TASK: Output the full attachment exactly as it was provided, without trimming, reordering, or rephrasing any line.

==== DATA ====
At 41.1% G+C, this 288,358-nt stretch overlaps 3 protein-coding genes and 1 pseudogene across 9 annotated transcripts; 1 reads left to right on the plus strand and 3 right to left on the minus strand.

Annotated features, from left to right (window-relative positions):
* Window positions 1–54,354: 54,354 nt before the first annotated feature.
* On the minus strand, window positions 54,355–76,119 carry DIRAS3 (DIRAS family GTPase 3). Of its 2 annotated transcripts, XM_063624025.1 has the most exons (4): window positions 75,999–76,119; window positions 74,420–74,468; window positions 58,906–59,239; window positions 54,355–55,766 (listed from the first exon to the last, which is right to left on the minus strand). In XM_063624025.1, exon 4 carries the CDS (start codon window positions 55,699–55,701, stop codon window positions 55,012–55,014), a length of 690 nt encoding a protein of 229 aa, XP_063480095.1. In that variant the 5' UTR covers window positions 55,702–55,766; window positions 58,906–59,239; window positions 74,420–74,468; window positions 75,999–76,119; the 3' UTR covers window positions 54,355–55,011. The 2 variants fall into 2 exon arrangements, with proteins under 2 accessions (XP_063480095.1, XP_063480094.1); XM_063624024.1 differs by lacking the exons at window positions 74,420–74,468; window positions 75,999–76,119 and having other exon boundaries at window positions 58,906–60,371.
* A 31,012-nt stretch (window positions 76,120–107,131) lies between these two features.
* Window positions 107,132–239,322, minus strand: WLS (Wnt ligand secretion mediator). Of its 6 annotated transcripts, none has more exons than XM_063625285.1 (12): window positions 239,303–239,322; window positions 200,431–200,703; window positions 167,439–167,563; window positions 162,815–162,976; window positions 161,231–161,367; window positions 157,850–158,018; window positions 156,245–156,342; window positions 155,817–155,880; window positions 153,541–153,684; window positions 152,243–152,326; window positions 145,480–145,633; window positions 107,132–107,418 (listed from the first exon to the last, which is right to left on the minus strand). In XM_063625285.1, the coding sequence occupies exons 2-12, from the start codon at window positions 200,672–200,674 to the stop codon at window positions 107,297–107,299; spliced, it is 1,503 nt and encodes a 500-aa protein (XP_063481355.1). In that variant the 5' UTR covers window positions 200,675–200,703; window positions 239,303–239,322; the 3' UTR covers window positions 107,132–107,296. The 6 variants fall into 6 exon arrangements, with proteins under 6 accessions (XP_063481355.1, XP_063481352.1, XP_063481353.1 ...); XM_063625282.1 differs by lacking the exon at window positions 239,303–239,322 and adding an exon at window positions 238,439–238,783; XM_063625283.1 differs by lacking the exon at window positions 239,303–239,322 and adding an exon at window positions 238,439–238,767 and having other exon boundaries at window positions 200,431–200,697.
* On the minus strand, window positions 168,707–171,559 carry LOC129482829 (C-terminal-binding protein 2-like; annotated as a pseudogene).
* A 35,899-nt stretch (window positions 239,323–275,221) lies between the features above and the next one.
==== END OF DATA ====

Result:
At 41.1% G+C, this 288,358-nt stretch overlaps 3 protein-coding genes and 1 pseudogene across 9 annotated transcripts; 1 reads left to right on the plus strand and 3 right to left on the minus strand.

Annotated features, from left to right (window-relative positions):
* Window positions 1–54,354: 54,354 nt before the first annotated feature.
* On the minus strand, window positions 54,355–76,119 carry DIRAS3 (DIRAS family GTPase 3). Of its 2 annotated transcripts, XM_063624025.1 has the most exons (4): window positions 75,999–76,119; window positions 74,420–74,468; window positions 58,906–59,239; window positions 54,355–55,766 (listed from the first exon to the last, which is right to left on the minus strand). In XM_063624025.1, exon 4 carries the CDS (start codon window positions 55,699–55,701, stop codon window positions 55,012–55,014), a length of 690 nt encoding a protein of 229 aa, XP_063480095.1. In that variant the 5' UTR covers window positions 55,702–55,766; window positions 58,906–59,239; window positions 74,420–74,468; window positions 75,999–76,119; the 3' UTR covers window positions 54,355–55,011. The 2 variants fall into 2 exon arrangements, with proteins under 2 accessions (XP_063480095.1, XP_063480094.1); XM_063624024.1 differs by lacking the exons at window positions 74,420–74,468; window positions 75,999–76,119 and having other exon boundaries at window positions 58,906–60,371.
* A 31,012-nt stretch (window positions 76,120–107,131) lies between these two features.
* Window positions 107,132–239,322, minus strand: WLS (Wnt ligand secretion mediator). Of its 6 annotated transcripts, none has more exons than XM_063625285.1 (12): window positions 239,303–239,322; window positions 200,431–200,703; window positions 167,439–167,563; window positions 162,815–162,976; window positions 161,231–161,367; window positions 157,850–158,018; window positions 156,245–156,342; window positions 155,817–155,880; window positions 153,541–153,684; window positions 152,243–152,326; window positions 145,480–145,633; window positions 107,132–107,418 (listed from the first exon to the last, which is right to left on the minus strand). In XM_063625285.1, the coding sequence occupies exons 2-12, from the start codon at window positions 200,672–200,674 to the stop codon at window positions 107,297–107,299; spliced, it is 1,503 nt and encodes a 500-aa protein (XP_063481355.1). In that variant the 5' UTR covers window positions 200,675–200,703; window positions 239,303–239,322; the 3' UTR covers window positions 107,132–107,296. The 6 variants fall into 6 exon arrangements, with proteins under 6 accessions (XP_063481355.1, XP_063481352.1, XP_063481353.1 ...); XM_063625282.1 differs by lacking the exon at window positions 239,303–239,322 and adding an exon at window positions 238,439–238,783; XM_063625283.1 differs by lacking the exon at window positions 239,303–239,322 and adding an exon at window positions 238,439–238,767 and having other exon boundaries at window positions 200,431–200,697.
* On the minus strand, window positions 168,707–171,559 carry LOC129482829 (C-terminal-binding protein 2-like; annotated as a pseudogene).
* A 35,899-nt stretch (window positions 239,323–275,221) lies between the features above and the next one.